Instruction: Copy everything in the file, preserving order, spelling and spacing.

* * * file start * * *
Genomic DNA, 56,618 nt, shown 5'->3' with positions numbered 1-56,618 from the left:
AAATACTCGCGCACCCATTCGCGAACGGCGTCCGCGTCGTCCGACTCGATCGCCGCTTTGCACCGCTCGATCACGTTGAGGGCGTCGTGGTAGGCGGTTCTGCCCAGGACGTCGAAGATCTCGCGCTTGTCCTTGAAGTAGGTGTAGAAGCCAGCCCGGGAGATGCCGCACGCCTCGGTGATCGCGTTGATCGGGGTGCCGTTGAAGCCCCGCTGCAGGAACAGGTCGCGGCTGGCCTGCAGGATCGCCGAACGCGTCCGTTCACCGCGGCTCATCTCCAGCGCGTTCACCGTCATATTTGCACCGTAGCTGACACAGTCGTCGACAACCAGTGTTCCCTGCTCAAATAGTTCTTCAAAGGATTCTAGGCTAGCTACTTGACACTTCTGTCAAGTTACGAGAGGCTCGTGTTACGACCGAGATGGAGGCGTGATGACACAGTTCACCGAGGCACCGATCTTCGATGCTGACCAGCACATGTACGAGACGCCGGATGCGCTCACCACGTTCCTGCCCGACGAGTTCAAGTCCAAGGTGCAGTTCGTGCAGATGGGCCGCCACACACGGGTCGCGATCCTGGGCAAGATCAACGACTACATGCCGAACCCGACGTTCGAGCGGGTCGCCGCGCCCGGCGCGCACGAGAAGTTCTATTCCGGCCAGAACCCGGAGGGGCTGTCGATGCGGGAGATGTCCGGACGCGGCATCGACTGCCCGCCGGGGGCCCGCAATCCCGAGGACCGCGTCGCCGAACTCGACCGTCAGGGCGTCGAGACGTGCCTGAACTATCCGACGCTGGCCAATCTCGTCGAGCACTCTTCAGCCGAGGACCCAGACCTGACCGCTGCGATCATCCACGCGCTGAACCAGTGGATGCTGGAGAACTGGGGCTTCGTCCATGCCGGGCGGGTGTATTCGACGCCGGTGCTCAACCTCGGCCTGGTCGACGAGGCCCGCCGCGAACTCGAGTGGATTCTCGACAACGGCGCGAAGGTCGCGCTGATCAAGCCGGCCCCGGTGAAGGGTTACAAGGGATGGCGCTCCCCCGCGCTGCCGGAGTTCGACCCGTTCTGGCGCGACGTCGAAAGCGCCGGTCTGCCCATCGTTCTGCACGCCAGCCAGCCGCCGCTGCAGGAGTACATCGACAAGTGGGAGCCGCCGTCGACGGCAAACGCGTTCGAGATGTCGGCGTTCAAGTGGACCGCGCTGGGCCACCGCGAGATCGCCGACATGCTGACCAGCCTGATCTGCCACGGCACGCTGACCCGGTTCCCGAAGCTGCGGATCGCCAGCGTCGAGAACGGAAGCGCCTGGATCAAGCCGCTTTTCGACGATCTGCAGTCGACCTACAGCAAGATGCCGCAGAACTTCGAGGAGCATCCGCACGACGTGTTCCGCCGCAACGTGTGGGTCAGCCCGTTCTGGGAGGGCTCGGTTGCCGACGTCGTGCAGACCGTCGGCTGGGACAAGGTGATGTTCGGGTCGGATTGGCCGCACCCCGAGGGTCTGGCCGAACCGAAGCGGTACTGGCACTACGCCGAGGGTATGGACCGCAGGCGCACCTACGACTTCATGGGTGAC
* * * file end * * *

Genomic DNA, 56,618 nt, shown 5'->3' with positions numbered 1-56,618 from the left:
AAATACTCGCGCACCCATTCGCGAACGGCGTCCGCGTCGTCCGACTCGATCGCCGCTTTGCACCGCTCGATCACGTTGAGGGCGTCGTGGTAGGCGGTTCTGCCCAGGACGTCGAAGATCTCGCGCTTGTCCTTGAAGTAGGTGTAGAAGCCAGCCCGGGAGATGCCGCACGCCTCGGTGATCGCGTTGATCGGGGTGCCGTTGAAGCCCCGCTGCAGGAACAGGTCGCGGCTGGCCTGCAGGATCGCCGAACGCGTCCGTTCACCGCGGCTCATCTCCAGCGCGTTCACCGTCATATTTGCACCGTAGCTGACACAGTCGTCGACAACCAGTGTTCCCTGCTCAAATAGTTCTTCAAAGGATTCTAGGCTAGCTACTTGACACTTCTGTCAAGTTACGAGAGGCTCGTGTTACGACCGAGATGGAGGCGTGATGACACAGTTCACCGAGGCACCGATCTTCGATGCTGACCAGCACATGTACGAGACGCCGGATGCGCTCACCACGTTCCTGCCCGACGAGTTCAAGTCCAAGGTGCAGTTCGTGCAGATGGGCCGCCACACACGGGTCGCGATCCTGGGCAAGATCAACGACTACATGCCGAACCCGACGTTCGAGCGGGTCGCCGCGCCCGGCGCGCACGAGAAGTTCTATTCCGGCCAGAACCCGGAGGGGCTGTCGATGCGGGAGATGTCCGGACGCGGCATCGACTGCCCGCCGGGGGCCCGCAATCCCGAGGACCGCGTCGCCGAACTCGACCGTCAGGGCGTCGAGACGTGCCTGAACTATCCGACGCTGGCCAATCTCGTCGAGCACTCTTCAGCCGAGGACCCAGACCTGACCGCTGCGATCATCCACGCGCTGAACCAGTGGATGCTGGAGAACTGGGGCTTCGTCCATGCCGGGCGGGTGTATTCGACGCCGGTGCTCAACCTCGGCCTGGTCGACGAGGCCCGCCGCGAACTCGAGTGGATTCTCGACAACGGCGCGAAGGTCGCGCTGATCAAGCCGGCCCCGGTGAAGGGTTACAAGGGATGGCGCTCCCCCGCGCTGCCGGAGTTCGACCCGTTCTGGCGCGACGTCGAAAGCGCCGGTCTGCCCATCGTTCTGCACGCCAGCCAGCCGCCGCTGCAGGAGTACATCGACAAGTGGGAGCCGCCGTCGACGGCAAACGCGTTCGAGATGTCGGCGTTCAAGTGGACCGCGCTGGGCCACCGCGAGATCGCCGACATGCTGACCAGCCTGATCTGCCACGGCACGCTGACCCGGTTCCCGAAGCTGCGGATCGCCAGCGTCGAGAACGGAAGCGCCTGGATCAAGCCGCTTTTCGACGATCTGCAGTCGACCTACAGCAAGATGCCGCAGAACTTCGAGGAGCATCCGCACGACGTGTTCCGCCGCAACGTGTGGGTCAGCCCGTTCTGGGAGGGCTCGGTTGCCGACGTCGTGCAGACCGTCGGCTGGGACAAGGTGATGTTCGGGTCGGATTGGCCGCACCCCGAGGGTCTGGCCGAACCGAAGCGGTACTGGCACTACGCCGAGGGTATGGACCGCAGGCGCACCTACGACTTCATGGGTGAC